Saturday, July 27, 2013

Lazy summer riding: 215 days and counting

Smile from the trail.
A few odds and ends from the past week or so. It is now at the point in the summer when the time seems to be speeding toward Labor Day; it's the same sort of phenomenon that made it difficult for me to enjoy Sunday afternoons as a kid. Looming responsibilities and school somehow seem to cut into enjoying the moment.

In any case, I have maintained my consecutive days of riding, which total 215 as of today. What may have been a bit of a challenge to continue early on has considerable momentum now, and even a family road trip coming up soon doesn't hold much threat to breaking my streak. Daily rides for transportation and daily rides to keep either kids or dog happy contribute to the mass of the spinning flywheel.

A few nights ago, we came upon a fire burning near the dirt trails in our neighborhood park. Julie saw a few teenage boys running from the direction of the flames, but I was too concentrated on the flames themselves and whether anyone had yet called the fire department to notice them. Within minutes, the flames were more than ten feet tall and the area was crackling.

Julie rode to the site of the fire to see if anyone needed help.
Several people at the park called fire and police, and trucks arrived within a few minutes.
We haven't yet found out exactly what happened, but it's likely a group of teenage boys were up to no good. For our girls, it was exciting to be on the arriving end of a fire truck excursion. The firemen had the flames out within a couple of minutes, but smoke and falling ash stayed in the area for some time. Fortunately, there were no injuries and the damage was minimal. A couple of days later, we surveyed the site.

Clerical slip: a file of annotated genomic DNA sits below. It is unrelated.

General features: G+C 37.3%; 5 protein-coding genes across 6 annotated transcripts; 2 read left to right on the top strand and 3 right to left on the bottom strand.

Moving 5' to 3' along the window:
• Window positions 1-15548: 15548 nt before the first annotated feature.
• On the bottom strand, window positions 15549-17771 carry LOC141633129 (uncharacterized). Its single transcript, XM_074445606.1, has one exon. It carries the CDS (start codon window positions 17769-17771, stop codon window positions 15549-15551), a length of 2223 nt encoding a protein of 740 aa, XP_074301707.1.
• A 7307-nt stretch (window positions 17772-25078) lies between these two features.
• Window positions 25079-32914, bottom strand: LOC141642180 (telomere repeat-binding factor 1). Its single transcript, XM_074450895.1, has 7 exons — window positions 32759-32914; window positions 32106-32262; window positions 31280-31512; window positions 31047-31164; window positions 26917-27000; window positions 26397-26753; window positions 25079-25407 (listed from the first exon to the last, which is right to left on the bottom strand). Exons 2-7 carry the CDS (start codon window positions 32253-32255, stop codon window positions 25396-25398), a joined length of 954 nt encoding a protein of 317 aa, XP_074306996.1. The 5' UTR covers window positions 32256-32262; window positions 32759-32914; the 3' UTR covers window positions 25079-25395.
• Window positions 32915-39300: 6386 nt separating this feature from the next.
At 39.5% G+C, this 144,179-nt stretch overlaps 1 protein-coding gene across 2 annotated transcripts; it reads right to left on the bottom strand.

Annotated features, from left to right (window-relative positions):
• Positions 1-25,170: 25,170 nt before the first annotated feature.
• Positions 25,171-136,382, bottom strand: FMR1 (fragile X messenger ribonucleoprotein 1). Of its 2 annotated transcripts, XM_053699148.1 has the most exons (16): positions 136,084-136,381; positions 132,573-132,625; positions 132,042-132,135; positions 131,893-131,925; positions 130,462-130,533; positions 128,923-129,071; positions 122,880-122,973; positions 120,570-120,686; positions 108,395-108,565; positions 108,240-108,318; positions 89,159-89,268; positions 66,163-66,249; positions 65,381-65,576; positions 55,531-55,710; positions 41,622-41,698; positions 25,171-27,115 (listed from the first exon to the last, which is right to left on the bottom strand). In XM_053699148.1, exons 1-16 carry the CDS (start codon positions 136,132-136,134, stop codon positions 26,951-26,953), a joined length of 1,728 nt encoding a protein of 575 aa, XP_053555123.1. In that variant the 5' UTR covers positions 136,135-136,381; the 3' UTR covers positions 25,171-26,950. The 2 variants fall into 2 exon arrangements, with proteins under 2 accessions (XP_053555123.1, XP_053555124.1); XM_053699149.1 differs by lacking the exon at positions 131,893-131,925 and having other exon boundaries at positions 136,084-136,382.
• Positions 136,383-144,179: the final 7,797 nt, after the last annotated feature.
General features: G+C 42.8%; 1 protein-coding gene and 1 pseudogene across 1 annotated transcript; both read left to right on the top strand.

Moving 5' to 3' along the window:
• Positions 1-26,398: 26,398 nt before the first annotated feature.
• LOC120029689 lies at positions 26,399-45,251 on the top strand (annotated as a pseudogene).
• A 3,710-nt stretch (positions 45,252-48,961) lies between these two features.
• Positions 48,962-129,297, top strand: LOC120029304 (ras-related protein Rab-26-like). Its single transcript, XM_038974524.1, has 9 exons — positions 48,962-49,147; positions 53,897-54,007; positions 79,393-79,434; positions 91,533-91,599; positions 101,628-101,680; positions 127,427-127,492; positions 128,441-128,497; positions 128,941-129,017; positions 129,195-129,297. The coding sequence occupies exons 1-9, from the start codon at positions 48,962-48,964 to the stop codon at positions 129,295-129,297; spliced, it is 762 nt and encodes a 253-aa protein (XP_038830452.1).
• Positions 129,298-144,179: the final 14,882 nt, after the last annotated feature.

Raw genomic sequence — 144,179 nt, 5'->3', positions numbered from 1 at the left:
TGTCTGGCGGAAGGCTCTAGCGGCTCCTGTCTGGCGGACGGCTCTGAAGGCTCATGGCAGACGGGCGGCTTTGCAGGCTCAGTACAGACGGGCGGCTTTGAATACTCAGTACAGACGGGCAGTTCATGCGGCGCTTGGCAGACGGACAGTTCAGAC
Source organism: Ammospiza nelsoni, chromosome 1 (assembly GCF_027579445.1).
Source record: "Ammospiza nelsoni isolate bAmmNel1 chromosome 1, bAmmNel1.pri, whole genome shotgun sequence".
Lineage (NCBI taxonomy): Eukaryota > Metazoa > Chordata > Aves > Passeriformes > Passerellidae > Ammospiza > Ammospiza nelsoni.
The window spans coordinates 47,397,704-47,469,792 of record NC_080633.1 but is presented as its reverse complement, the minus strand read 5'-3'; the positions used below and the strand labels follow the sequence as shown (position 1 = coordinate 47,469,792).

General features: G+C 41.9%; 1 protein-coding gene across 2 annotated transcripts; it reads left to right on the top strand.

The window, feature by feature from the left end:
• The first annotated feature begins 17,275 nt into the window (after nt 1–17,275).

Poor quality phone cam doesn't show a lot, but much of the underbrush here was turned to ash.
The trees in the fire area appear mostly unchanged.
A day after the fire, we attended a local outdoor concert. The highlight of the music was Sousa's Washington Post March, which seemed just about perfect for an evening ride.
The Dummy makes a good seat or picnic table, or provides a little shade during outdoor events.
The low evening sun and a backdrop of threatening clouds makes for some great imagery that I am just barely capable of capturing.
Earlier in the week, our out-of-town guests departed, but not before I took the girls out for one last ride. They took the opportunity to practice some skidding, and were impressed with my stories as a kid of skidding my way through tires all the way down to the cords. Perhaps their parents will have to foot the bill for some new tires for their bikes back home.

Yesterday, I was among a small group who took a B-cycle ride with Mayor Hancock of Denver. The purpose was to observe some infrastructural improvements in a couple of neighborhoods, as well as to see where there are shortcomings in the network. From an advocacy standpoint, it is encouraging to see bicycling issues taking a higher profile than they have in the past, though I have enough experience to know that improvements are hard won and take a lot of time and effort.